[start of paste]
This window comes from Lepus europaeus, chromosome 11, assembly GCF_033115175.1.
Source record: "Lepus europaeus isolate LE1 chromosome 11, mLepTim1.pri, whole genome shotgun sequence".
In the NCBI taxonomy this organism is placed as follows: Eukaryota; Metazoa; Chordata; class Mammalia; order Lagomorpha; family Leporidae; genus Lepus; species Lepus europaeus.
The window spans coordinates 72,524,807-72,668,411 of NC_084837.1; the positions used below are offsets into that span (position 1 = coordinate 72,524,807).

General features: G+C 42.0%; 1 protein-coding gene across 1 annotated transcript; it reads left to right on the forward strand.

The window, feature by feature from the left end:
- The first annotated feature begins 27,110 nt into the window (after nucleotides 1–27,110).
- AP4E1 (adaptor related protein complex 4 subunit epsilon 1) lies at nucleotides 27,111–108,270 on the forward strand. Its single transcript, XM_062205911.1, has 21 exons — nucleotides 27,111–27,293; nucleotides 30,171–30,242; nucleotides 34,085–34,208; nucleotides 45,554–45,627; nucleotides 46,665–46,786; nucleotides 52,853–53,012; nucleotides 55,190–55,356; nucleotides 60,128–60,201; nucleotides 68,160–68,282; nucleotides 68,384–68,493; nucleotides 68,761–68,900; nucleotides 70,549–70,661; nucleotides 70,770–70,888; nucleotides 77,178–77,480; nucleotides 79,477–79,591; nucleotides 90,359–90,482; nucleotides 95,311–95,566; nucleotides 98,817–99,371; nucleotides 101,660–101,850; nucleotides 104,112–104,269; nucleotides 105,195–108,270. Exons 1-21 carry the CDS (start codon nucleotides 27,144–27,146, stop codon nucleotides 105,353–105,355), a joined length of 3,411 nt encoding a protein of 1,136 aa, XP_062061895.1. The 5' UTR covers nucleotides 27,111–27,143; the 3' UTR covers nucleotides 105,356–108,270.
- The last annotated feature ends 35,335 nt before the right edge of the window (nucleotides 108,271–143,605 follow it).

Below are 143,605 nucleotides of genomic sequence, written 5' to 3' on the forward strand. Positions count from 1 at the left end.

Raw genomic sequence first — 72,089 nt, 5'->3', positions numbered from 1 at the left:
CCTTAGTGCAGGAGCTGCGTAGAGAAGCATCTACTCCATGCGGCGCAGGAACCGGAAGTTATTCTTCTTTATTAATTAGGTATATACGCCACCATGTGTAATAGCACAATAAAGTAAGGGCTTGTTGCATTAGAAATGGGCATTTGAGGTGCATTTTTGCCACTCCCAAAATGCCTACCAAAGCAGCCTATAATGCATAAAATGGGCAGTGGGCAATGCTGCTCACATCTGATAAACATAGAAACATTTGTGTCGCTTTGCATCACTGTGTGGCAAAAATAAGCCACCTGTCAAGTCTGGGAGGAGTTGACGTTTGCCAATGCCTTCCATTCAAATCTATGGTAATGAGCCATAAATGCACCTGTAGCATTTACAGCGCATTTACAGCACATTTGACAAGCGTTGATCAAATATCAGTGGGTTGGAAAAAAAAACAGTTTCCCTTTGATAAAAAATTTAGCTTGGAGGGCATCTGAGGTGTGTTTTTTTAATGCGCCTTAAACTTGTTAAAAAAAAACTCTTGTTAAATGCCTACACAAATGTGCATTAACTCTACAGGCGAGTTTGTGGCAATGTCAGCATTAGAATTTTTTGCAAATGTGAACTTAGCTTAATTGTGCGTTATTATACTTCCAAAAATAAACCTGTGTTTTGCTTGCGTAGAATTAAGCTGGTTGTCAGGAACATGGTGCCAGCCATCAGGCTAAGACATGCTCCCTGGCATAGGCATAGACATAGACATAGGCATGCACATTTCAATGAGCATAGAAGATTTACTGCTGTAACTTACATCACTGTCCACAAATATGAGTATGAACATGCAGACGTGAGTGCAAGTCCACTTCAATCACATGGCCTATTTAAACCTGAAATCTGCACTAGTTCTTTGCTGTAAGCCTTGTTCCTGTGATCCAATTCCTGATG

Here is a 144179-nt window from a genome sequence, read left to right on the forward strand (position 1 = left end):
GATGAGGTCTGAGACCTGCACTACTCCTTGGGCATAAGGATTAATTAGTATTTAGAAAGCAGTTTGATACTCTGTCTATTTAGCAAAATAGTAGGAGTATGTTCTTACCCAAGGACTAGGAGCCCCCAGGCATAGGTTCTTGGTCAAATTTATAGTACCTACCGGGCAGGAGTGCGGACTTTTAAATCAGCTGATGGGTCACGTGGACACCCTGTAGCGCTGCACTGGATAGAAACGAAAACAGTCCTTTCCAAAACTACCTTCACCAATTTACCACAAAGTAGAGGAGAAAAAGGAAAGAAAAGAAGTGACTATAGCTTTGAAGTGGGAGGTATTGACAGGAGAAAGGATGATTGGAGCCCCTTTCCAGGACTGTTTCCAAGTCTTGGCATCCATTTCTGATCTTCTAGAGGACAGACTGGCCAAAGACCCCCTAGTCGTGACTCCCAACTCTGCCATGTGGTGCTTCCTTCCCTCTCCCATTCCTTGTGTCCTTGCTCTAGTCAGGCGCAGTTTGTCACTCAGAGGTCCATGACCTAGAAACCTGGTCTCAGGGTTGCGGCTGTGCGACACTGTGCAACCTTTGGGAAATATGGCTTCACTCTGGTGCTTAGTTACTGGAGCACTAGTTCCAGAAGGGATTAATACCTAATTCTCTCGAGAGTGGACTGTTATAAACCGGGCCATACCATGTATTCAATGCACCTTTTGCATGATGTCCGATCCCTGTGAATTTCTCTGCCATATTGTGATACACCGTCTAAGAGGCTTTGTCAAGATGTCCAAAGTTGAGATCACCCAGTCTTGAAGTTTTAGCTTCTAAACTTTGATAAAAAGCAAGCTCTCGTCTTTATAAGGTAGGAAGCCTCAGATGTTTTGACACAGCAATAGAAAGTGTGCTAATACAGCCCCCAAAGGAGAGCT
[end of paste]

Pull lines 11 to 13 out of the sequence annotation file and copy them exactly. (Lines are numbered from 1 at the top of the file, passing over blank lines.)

Raw genomic sequence first — 72,089 nt, 5'->3', positions numbered from 1 at the left:
CCTTAGTGCAGGAGCTGCGTAGAGAAGCATCTACTCCATGCGGCGCAGGAACCGGAAGTTATTCTTCTTTATTAATTAGGTATATACGCCACCATGTGTAATAGCACAATAAAGTAAGGGCTTGTTGCATTAGAAATGGGCATTTGAGGTGCATTTTTGCCACTCCCAAAATGCCTACCAAAGCAGCCTATAATGCATAAAATGGGCAGTGGGCAATGCTGCTCACATCTGATAAACATAGAAACATTTGTGTCGCTTTGCATCACTGTGTGGCAAAAATAAGCCACCTGTCAAGTCTGGGAGGAGTTGACGTTTGCCAATGCCTTCCATTCAAATCTATGGTAATGAGCCATAAATGCACCTGTAGCATTTACAGCGCATTTACAGCACATTTGACAAGCGTTGATCAAATATCAGTGGGTTGGAAAAAAAAACAGTTTCCCTTTGATAAAAAATTTAGCTTGGAGGGCATCTGAGGTGTGTTTTTTTAATGCGCCTTAAACTTGTTAAAAAAAAACTCTTGTTAAATGCCTACACAAATGTGCATTAACTCTACAGGCGAGTTTGTGGCAATGTCAGCATTAGAATTTTTTGCAAATGTGAACTTAGCTTAATTGTGCGTTATTATACTTCCAAAAATAAACCTGTGTTTTGCTTGCGTAGAATTAAGCTGGTTGTCAGGAACATGGTGCCAGCCATCAGGCTAAGACATGCTCCCTGGCATAGGCATAGACATAGACATAGGCATGCACATTTCAATGAGCATAGAAGATTTACTGCTGTAACTTACATCACTGTCCACAAATATGAGTATGAACATGCAGACGTGAGTGCAAGTCCACTTCAATCACATGGCCTATTTAAACCTGAAATCTGCACTAGTTCTTTGCTGTAAGCCTTGTTCCTGTGATCCAATTCCTGATG

Here is a 144179-nt window from a genome sequence, read left to right on the forward strand (position 1 = left end):